Button mushrooms are actually just one species of the more than 200 species in the genus Agaricus. They are bisporous mushrooms (Agaricus bisporus syn. Agaricus brunnecens and Agaricus hortensis).
General information about mushrooms:
From “en.wikipedia.org/wiki/Agaricus”: “Agaricus is a genus of mushrooms containing both edible and poisonous species, with possibly over 300 members worldwide. The genus includes the common ("button") mushroom (Agaricus bisporus) and the field mushroom (Agaricus campestris), the dominant cultivated mushrooms of the West.
Members of Agaricus are characterized by having a fleshy cap or pileus, from the underside of which grow a number of radiating plates or gills on which are produced the naked spores. They are distinguished from other members of their family, Agaricaceae, by their chocolate-brown spores. Members of Agaricus also have a stem or stipe, which elevates it above the object on which the mushroom grows, or substrate, and a partial veil, which protects the developing gills and later forms a ring or annulus on the stalk.”
General information (Agarius bisporous):
From Wikipedia: “Agaricus bisporus is an edible asidiomycete mushroom native to grasslands in Europe and North America. It has two color states while immature—white and brown—both of which have various names. When mature, it is known as portobello mushroom, often shortened to just portobello.
When immature and white, this mushroom may be known as common mushroom, button mushroom, white mushroom, cultivated mushroom, table mushroom, and champignon mushroom. When immature and brown, this mushroom may be known variously as Swiss brown mushroom, Roman brown mushroom, Italian brown, Italian mushroom, cremini or crimini mushroom, brown cap mushroom, or chestnut mushroom.”
Nutritional value (button mushrooms):
“In a 100-gram serving, raw white mushrooms provide 93 kilojoules (22 kilocalories) of food energy and are an excellent source of the B vitamins, riboflavin, niacin, and pantothenic acid. Fresh mushrooms are also a good source (10–19% DV) of the dietary mineral, phosphorus.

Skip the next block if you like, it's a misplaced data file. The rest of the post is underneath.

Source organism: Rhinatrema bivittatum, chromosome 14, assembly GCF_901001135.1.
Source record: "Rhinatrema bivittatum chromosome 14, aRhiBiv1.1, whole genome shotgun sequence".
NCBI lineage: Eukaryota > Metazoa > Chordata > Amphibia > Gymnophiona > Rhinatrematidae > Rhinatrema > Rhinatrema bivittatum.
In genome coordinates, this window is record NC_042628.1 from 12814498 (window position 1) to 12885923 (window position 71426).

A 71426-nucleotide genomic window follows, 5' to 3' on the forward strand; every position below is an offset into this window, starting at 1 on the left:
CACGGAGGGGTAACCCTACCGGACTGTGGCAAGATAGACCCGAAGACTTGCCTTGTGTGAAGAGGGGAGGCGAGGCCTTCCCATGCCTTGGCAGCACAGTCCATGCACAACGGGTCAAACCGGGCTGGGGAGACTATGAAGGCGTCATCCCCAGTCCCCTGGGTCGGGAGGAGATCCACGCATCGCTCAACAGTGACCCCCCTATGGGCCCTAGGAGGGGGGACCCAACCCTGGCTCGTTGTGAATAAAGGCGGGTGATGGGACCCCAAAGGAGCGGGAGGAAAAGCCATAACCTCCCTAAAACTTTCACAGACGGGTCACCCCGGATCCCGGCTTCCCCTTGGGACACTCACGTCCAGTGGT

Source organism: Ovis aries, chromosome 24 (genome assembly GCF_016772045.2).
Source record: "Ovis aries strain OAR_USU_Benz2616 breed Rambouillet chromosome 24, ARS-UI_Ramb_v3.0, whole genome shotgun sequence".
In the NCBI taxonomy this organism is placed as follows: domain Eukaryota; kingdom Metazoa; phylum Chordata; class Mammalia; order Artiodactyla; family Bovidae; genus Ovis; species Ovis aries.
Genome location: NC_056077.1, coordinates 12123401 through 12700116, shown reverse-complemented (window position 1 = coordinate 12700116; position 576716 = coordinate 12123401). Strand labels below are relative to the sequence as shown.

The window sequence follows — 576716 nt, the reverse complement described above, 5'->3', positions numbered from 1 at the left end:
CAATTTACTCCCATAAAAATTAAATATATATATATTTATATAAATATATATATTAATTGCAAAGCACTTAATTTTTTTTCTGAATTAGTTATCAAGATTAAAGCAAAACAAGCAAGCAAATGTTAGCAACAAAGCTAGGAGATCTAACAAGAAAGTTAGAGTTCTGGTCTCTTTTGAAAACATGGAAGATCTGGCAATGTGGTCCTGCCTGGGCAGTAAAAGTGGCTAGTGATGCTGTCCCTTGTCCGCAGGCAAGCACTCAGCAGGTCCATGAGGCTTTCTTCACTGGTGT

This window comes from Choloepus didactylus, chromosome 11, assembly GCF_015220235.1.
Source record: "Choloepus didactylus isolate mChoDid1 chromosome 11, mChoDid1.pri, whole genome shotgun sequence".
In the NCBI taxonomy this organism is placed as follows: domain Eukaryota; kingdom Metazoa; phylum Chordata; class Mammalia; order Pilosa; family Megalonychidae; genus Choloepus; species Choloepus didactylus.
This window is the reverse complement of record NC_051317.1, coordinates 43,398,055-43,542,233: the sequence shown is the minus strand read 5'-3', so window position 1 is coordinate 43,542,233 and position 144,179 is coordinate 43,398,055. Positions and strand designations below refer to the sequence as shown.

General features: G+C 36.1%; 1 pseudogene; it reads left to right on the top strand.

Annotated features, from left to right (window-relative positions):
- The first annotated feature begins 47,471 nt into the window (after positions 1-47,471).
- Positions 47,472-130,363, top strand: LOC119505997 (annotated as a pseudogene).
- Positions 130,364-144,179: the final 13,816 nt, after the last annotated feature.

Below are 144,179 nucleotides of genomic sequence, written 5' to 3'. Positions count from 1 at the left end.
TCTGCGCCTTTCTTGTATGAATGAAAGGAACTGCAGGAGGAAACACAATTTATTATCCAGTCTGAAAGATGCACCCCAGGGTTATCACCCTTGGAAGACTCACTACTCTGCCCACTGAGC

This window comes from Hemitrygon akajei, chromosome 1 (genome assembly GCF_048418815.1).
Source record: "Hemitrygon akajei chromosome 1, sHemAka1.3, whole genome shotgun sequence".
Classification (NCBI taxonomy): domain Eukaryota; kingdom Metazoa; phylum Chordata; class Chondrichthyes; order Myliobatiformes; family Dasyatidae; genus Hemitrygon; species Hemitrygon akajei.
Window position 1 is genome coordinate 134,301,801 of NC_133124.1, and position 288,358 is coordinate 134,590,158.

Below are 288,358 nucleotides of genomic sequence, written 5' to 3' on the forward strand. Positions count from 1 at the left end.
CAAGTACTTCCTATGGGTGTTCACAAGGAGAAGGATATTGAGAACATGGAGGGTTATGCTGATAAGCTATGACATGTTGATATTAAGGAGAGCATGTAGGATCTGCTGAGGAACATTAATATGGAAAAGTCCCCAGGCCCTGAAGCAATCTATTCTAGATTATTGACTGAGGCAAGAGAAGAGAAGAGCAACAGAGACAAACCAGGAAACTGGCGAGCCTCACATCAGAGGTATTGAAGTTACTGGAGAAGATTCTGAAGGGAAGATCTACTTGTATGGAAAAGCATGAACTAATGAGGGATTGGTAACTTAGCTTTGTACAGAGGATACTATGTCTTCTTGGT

While fresh A. bisporus only contains 0.2 micrograms (8 IU) of vitamin D as ergocalciferol (vitamin D2), the ergocalciferol content increases substantially after exposure to UV light.”
Other varieties of button mushrooms:
“It is the most common edible mushroom in the world and is cultivated in a number of different sizes and color variations. ... Pavement mushrooms (Agarius bitorquis) can have a very similar appearance. Clustered mushrooms (A. cappellianus) have a brown cap and hanging ring. Coastal mushrooms (A. litoralis) also have a hanging ring. ... There are a number of additional cultivated varieties.*”
“A. bisporus is now cultivated in at least seventy countries throughout the world. Global production in the early 1990s was reported to be more than 1.5 million tons, worth more than US$2 billion.”
“This mushroom is commonly found worldwide in fields and grassy areas following rain, from late spring through to autumn, especially in association with manure. It is widely collected and eaten, even by those who would not normally experiment with mushroom hunting.”
“Button mushrooms are the most important cultivated edible mushrooms in the world. They were first cultivated at the time of Ludwig the XIV in Paris by Olivier de Serres. Thanks to the high levels of vitamins, protein, and fiber, the low fat content, and the resulting low caloric value, mushrooms offer many health benefits.*”
Note (italics): * = Translation from a German Wikipedia entry